Why Does American Sports Have a Latino Problem?

The talent is there, but it's not being showcased and encouraged on a broader scale

A Phoenix Suns fan holds up a Mexican flag as he cheers during game against the San Antonio Spurs. Credit: Christian Petersen/Getty

It's more than a little daunting that, while 55 million Latinos make up 17 percent of the current U.S. population, their number across most major American sports remains staggeringly low. Major League Baseball is, of course, an exception, where according to the Institute of Diversity and Ethics in Sport, Latino players represented upwards of 28.5 percent of the league on Opening Day 2016. But as Latinos continue to grow in power and influence in areas ranging from politics to pop culture, it's a wonder we don't see them reflected more in professional, televised sports. And it's not because they aren't paying attention.

According to a Nielsen report, 94 percent of Latino males are sports fans, and 56 percent of those consider themselves dedicated fans. Furthermore, Latinos are twice as likely to attend a sporting event at least once a week – in some surveys outnumbering every other race in NBA engagement. This past March, the NBA held its 10th annual Latin Nights program, which featured nine games celebrating fans and players in predominantly Latino neighborhoods across the nation. It's the league's attempt at connecting with a massive support base through special events and telecasts. But in 2015, Latino players composed only 1.8 percent of NBA rosters, and most of them are imports from other countries. 

Then there's the New York Knicks' Carmelo Anthony, who this summer became the first men's basketball player ever to win three gold medals in the Olympic Games. Most people identify Melo as black, while his Afro-Latino heritage often gets overlooked. But he is, in fact, half Puerto Rican, and his father – who died when Melo was two years old – was a member of the Young Lords, an activist group that fought against social inequality in the Sixties and Seventies. Melo doesn't hide his background, and the Puerto Rican flag tattooed on his right hand serves as a reminder of his rich Latinidad. In 2008, Hispanic Business magazine named him one of the 100 most influential Hispanics in the United States. "I didn't really expect to be on that list," he'd said then. "I don’t think a lot of people know that side of me." Eight years later, this still rings true.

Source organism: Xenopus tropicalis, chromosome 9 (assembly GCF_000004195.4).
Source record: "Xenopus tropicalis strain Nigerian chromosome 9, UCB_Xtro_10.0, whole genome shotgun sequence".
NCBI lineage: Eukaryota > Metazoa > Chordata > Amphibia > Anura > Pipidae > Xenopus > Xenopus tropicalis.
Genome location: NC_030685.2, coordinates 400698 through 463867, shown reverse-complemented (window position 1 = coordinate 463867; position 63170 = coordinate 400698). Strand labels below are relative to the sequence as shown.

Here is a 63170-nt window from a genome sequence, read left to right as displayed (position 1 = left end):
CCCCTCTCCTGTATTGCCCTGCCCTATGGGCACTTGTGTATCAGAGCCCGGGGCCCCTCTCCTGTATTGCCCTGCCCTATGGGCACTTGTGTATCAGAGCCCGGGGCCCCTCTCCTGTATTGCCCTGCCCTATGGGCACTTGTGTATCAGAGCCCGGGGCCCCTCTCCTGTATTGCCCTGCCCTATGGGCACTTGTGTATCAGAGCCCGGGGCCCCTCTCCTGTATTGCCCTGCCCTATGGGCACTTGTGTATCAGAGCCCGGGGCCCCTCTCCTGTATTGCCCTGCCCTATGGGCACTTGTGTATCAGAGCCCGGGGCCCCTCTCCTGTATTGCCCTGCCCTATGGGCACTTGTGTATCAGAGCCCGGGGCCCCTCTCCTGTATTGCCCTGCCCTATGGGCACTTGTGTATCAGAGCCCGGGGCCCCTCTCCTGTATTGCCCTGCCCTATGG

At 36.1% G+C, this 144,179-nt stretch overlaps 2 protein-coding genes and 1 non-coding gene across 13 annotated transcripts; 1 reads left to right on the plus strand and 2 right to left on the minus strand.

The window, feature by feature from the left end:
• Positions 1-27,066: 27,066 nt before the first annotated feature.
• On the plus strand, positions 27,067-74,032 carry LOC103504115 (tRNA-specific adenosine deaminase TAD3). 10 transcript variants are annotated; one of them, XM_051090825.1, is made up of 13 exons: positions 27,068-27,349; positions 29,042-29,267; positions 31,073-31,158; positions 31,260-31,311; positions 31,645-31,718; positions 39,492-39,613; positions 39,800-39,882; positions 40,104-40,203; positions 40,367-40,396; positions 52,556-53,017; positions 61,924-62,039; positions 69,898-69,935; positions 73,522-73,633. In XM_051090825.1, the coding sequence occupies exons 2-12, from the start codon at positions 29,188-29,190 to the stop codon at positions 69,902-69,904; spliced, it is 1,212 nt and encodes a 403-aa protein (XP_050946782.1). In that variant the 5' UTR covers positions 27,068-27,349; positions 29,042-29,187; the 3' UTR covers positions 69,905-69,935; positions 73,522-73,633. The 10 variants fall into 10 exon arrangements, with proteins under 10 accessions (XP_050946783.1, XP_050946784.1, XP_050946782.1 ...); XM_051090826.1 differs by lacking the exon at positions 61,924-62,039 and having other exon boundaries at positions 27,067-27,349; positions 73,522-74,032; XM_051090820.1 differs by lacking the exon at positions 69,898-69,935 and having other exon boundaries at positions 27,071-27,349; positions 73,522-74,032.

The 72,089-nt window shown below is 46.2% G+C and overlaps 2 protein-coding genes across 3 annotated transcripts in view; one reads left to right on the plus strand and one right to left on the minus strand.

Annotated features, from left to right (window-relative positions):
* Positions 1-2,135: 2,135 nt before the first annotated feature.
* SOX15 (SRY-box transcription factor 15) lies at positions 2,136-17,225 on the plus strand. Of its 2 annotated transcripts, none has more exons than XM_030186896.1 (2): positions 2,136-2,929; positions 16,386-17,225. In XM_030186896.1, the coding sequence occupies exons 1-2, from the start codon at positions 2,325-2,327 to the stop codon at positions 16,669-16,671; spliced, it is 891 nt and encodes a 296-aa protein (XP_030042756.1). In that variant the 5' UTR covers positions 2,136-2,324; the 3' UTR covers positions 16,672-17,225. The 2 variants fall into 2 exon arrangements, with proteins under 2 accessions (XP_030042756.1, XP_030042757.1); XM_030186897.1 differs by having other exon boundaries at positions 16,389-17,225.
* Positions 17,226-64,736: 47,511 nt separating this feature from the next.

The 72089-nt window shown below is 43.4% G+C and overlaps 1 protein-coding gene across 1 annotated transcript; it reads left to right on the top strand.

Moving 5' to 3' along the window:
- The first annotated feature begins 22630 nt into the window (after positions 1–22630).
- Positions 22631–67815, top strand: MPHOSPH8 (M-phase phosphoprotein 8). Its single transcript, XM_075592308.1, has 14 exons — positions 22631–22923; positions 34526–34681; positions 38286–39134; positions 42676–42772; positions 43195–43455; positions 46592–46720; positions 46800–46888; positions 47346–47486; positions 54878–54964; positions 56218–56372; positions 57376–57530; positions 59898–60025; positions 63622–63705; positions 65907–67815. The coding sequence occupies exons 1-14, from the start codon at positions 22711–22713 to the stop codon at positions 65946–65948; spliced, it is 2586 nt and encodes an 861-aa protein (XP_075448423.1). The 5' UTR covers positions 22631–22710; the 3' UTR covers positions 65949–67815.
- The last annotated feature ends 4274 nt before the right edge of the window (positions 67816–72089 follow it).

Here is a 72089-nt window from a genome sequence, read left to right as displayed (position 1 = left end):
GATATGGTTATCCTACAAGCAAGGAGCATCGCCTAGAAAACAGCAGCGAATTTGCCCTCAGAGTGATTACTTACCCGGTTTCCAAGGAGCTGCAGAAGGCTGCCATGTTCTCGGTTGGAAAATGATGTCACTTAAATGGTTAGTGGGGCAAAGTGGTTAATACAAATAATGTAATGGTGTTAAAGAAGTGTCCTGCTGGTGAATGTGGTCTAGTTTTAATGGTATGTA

Although African-Americans and Latinos have long coexisted in urbanized communities around the United States, non-Hispanic blacks significantly outnumber Latinos, and every other people group, in professional basketball and football. In 2015, black players made up an astounding 74.4 percent of the NBA and 68 percent of the NFL, respectively.

To understand where this lack of Latino representation in basketball and football comes from, you have to look back.

One factor that differentiates the black and Latino experience as it relates to athletics is that historically black colleges and universities have recruited top prospects in several mainstream sports for decades. And while HBCUs have struggled over recent years to compete with larger schools offering handsome scholarships, there have been a host of notable athletes – from NBA stars Charles Oakley and Ben Wallace to NFL greats like Walter Payton and Jerry Rice – who are products of those efforts. Over the years, a pipeline was built by HBCUs that, though not as deeply felt as it once was, still carries into the present day.